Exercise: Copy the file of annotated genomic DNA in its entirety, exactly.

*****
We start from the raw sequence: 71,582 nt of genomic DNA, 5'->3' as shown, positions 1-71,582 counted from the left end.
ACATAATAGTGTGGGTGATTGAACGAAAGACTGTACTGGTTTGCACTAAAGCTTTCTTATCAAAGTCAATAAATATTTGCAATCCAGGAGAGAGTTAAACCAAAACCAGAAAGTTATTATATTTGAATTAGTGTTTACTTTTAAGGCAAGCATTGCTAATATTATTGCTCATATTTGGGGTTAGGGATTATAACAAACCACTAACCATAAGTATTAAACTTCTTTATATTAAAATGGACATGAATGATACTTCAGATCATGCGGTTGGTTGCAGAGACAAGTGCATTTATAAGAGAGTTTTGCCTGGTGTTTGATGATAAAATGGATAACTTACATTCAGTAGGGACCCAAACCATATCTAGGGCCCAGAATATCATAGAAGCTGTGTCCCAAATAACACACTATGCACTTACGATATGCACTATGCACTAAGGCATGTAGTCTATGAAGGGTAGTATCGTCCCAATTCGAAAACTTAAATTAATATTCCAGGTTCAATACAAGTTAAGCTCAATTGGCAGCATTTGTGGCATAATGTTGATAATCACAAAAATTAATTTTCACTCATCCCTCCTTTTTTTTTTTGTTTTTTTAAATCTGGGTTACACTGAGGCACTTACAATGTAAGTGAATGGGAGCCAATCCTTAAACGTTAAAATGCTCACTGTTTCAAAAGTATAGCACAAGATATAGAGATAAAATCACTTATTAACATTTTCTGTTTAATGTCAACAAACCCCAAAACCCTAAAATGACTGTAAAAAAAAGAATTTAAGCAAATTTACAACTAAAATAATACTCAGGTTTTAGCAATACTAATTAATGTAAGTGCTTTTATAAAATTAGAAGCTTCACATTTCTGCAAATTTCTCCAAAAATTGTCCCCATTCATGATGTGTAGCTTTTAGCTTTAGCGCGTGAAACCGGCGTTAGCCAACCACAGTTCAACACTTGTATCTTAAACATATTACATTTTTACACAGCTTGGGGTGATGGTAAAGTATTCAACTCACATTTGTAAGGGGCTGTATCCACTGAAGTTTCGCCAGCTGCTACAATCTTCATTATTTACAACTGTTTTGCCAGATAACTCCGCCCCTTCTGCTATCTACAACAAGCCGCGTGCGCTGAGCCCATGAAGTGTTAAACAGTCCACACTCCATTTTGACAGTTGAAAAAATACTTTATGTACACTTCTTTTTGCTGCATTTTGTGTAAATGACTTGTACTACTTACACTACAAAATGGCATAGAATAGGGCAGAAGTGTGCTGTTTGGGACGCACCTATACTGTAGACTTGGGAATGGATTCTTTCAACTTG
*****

We start from the raw sequence: 71,582 nt of genomic DNA, 5'->3' as shown, positions 1-71,582 counted from the left end.
ACATAATAGTGTGGGTGATTGAACGAAAGACTGTACTGGTTTGCACTAAAGCTTTCTTATCAAAGTCAATAAATATTTGCAATCCAGGAGAGAGTTAAACCAAAACCAGAAAGTTATTATATTTGAATTAGTGTTTACTTTTAAGGCAAGCATTGCTAATATTATTGCTCATATTTGGGGTTAGGGATTATAACAAACCACTAACCATAAGTATTAAACTTCTTTATATTAAAATGGACATGAATGATACTTCAGATCATGCGGTTGGTTGCAGAGACAAGTGCATTTATAAGAGAGTTTTGCCTGGTGTTTGATGATAAAATGGATAACTTACATTCAGTAGGGACCCAAACCATATCTAGGGCCCAGAATATCATAGAAGCTGTGTCCCAAATAACACACTATGCACTTACGATATGCACTATGCACTAAGGCATGTAGTCTATGAAGGGTAGTATCGTCCCAATTCGAAAACTTAAATTAATATTCCAGGTTCAATACAAGTTAAGCTCAATTGGCAGCATTTGTGGCATAATGTTGATAATCACAAAAATTAATTTTCACTCATCCCTCCTTTTTTTTTTTGTTTTTTTAAATCTGGGTTACACTGAGGCACTTACAATGTAAGTGAATGGGAGCCAATCCTTAAACGTTAAAATGCTCACTGTTTCAAAAGTATAGCACAAGATATAGAGATAAAATCACTTATTAACATTTTCTGTTTAATGTCAACAAACCCCAAAACCCTAAAATGACTGTAAAAAAAAGAATTTAAGCAAATTTACAACTAAAATAATACTCAGGTTTTAGCAATACTAATTAATGTAAGTGCTTTTATAAAATTAGAAGCTTCACATTTCTGCAAATTTCTCCAAAAATTGTCCCCATTCATGATGTGTAGCTTTTAGCTTTAGCGCGTGAAACCGGCGTTAGCCAACCACAGTTCAACACTTGTATCTTAAACATATTACATTTTTACACAGCTTGGGGTGATGGTAAAGTATTCAACTCACATTTGTAAGGGGCTGTATCCACTGAAGTTTCGCCAGCTGCTACAATCTTCATTATTTACAACTGTTTTGCCAGATAACTCCGCCCCTTCTGCTATCTACAACAAGCCGCGTGCGCTGAGCCCATGAAGTGTTAAACAGTCCACACTCCATTTTGACAGTTGAAAAAATACTTTATGTACACTTCTTTTTGCTGCATTTTGTGTAAATGACTTGTACTACTTACACTACAAAATGGCATAGAATAGGGCAGAAGTGTGCTGTTTGGGACGCACCTATACTGTAGACTTGGGAATGGATTCTTTCAACTTG